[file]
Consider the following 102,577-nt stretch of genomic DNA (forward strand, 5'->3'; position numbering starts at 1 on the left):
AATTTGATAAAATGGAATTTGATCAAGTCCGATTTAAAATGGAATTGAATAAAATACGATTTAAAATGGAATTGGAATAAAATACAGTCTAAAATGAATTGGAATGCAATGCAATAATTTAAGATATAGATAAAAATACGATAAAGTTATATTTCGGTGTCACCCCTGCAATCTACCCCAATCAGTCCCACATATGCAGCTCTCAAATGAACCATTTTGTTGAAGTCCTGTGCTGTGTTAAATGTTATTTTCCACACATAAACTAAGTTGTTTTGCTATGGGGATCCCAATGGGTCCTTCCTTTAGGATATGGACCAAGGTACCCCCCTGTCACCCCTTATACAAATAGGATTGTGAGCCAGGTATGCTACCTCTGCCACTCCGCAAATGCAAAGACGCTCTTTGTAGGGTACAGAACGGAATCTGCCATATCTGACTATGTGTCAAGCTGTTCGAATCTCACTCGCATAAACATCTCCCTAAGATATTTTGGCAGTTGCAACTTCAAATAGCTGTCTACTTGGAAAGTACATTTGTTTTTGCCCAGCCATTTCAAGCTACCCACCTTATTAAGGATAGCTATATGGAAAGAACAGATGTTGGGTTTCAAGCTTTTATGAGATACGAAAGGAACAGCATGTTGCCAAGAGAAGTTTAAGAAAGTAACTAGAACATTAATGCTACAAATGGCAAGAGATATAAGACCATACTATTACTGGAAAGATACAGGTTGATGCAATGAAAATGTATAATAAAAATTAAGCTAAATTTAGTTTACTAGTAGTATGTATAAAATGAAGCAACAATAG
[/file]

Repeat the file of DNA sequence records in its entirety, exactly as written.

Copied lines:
Consider the following 102,577-nt stretch of genomic DNA (forward strand, 5'->3'; position numbering starts at 1 on the left):
AATTTGATAAAATGGAATTTGATCAAGTCCGATTTAAAATGGAATTGAATAAAATACGATTTAAAATGGAATTGGAATAAAATACAGTCTAAAATGAATTGGAATGCAATGCAATAATTTAAGATATAGATAAAAATACGATAAAGTTATATTTCGGTGTCACCCCTGCAATCTACCCCAATCAGTCCCACATATGCAGCTCTCAAATGAACCATTTTGTTGAAGTCCTGTGCTGTGTTAAATGTTATTTTCCACACATAAACTAAGTTGTTTTGCTATGGGGATCCCAATGGGTCCTTCCTTTAGGATATGGACCAAGGTACCCCCCTGTCACCCCTTATACAAATAGGATTGTGAGCCAGGTATGCTACCTCTGCCACTCCGCAAATGCAAAGACGCTCTTTGTAGGGTACAGAACGGAATCTGCCATATCTGACTATGTGTCAAGCTGTTCGAATCTCACTCGCATAAACATCTCCCTAAGATATTTTGGCAGTTGCAACTTCAAATAGCTGTCTACTTGGAAAGTACATTTGTTTTTGCCCAGCCATTTCAAGCTACCCACCTTATTAAGGATAGCTATATGGAAAGAACAGATGTTGGGTTTCAAGCTTTTATGAGATACGAAAGGAACAGCATGTTGCCAAGAGAAGTTTAAGAAAGTAACTAGAACATTAATGCTACAAATGGCAAGAGATATAAGACCATACTATTACTGGAAAGATACAGGTTGATGCAATGAAAATGTATAATAAAAATTAAGCTAAATTTAGTTTACTAGTAGTATGTATAAAATGAAGCAACAATAG